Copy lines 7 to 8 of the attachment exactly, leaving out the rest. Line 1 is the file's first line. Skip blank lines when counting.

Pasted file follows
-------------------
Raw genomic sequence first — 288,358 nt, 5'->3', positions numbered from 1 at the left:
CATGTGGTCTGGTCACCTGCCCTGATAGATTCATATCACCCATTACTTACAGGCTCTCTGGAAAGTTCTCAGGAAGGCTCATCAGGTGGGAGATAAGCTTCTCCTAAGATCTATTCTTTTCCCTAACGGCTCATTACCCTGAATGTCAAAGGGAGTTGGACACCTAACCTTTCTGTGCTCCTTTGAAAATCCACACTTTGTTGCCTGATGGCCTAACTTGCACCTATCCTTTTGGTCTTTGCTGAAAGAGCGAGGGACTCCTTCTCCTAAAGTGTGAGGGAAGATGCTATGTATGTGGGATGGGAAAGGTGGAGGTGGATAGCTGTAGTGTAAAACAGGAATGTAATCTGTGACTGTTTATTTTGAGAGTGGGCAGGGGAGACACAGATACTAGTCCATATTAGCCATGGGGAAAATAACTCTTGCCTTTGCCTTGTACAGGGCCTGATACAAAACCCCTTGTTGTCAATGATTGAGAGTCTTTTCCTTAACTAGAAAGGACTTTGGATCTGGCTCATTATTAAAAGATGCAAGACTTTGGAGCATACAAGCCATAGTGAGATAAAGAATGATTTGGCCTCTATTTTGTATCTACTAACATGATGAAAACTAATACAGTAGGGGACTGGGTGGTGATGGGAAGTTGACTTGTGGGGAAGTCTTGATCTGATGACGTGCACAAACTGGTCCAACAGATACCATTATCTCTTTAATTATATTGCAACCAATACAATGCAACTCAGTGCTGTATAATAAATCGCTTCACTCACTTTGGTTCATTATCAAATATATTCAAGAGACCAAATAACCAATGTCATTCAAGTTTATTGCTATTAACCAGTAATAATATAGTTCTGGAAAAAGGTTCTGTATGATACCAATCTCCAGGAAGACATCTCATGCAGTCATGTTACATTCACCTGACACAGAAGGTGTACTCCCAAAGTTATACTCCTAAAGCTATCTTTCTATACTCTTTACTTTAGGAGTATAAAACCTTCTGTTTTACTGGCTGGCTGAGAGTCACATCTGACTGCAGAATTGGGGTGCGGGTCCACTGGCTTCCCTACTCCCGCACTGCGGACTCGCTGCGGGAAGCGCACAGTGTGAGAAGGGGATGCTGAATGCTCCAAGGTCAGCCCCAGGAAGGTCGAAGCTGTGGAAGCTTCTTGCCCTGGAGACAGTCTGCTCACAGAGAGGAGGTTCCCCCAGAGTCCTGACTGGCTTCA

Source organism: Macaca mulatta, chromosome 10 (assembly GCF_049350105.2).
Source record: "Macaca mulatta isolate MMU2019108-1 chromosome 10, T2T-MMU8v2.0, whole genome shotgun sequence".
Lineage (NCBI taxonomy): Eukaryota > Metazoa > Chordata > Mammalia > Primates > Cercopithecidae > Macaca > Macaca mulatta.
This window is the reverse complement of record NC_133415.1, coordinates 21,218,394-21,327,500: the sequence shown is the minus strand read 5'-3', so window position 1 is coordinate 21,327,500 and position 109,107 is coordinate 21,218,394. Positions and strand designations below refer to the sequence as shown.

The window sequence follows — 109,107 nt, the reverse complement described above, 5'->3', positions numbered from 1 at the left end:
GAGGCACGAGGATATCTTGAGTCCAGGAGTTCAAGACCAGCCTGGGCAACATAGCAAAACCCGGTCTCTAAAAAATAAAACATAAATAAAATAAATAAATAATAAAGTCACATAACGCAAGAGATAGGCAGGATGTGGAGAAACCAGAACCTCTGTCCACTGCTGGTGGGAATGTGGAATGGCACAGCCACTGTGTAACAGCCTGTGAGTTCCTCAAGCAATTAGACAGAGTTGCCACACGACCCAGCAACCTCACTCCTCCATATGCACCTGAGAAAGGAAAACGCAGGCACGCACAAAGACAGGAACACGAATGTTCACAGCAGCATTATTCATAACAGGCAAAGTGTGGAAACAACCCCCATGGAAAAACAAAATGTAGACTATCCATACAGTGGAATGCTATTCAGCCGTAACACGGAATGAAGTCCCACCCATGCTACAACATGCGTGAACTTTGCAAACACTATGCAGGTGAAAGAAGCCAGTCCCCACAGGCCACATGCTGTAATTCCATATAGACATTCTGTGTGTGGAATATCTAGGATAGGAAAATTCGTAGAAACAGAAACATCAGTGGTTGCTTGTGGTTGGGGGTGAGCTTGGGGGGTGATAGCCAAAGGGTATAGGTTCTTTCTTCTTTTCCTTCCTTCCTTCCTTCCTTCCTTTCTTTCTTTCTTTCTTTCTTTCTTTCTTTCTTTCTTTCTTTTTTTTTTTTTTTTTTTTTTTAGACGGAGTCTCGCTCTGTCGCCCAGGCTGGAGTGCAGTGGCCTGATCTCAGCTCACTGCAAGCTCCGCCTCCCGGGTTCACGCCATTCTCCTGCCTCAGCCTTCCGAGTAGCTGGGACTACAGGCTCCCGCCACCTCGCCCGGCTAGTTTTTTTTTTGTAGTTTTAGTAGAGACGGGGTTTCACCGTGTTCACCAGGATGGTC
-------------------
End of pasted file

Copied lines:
The window sequence follows — 109,107 nt, the reverse complement described above, 5'->3', positions numbered from 1 at the left end:
GAGGCACGAGGATATCTTGAGTCCAGGAGTTCAAGACCAGCCTGGGCAACATAGCAAAACCCGGTCTCTAAAAAATAAAACATAAATAAAATAAATAAATAATAAAGTCACATAACGCAAGAGATAGGCAGGATGTGGAGAAACCAGAACCTCTGTCCACTGCTGGTGGGAATGTGGAATGGCACAGCCACTGTGTAACAGCCTGTGAGTTCCTCAAGCAATTAGACAGAGTTGCCACACGACCCAGCAACCTCACTCCTCCATATGCACCTGAGAAAGGAAAACGCAGGCACGCACAAAGACAGGAACACGAATGTTCACAGCAGCATTATTCATAACAGGCAAAGTGTGGAAACAACCCCCATGGAAAAACAAAATGTAGACTATCCATACAGTGGAATGCTATTCAGCCGTAACACGGAATGAAGTCCCACCCATGCTACAACATGCGTGAACTTTGCAAACACTATGCAGGTGAAAGAAGCCAGTCCCCACAGGCCACATGCTGTAATTCCATATAGACATTCTGTGTGTGGAATATCTAGGATAGGAAAATTCGTAGAAACAGAAACATCAGTGGTTGCTTGTGGTTGGGGGTGAGCTTGGGGGGTGATAGCCAAAGGGTATAGGTTCTTTCTTCTTTTCCTTCCTTCCTTCCTTCCTTCCTTTCTTTCTTTCTTTCTTTCTTTCTTTCTTTCTTTCTTTCTTTTTTTTTTTTTTTTTTTTTTTAGACGGAGTCTCGCTCTGTCGCCCAGGCTGGAGTGCAGTGGCCTGATCTCAGCTCACTGCAAGCTCCGCCTCCCGGGTTCACGCCATTCTCCTGCCTCAGCCTTCCGAGTAGCTGGGACTACAGGCTCCCGCCACCTCGCCCGGCTAGTTTTTTTTTTGTAGTTTTAGTAGAGACGGGGTTTCACCGTGTTCACCAGGATGGTC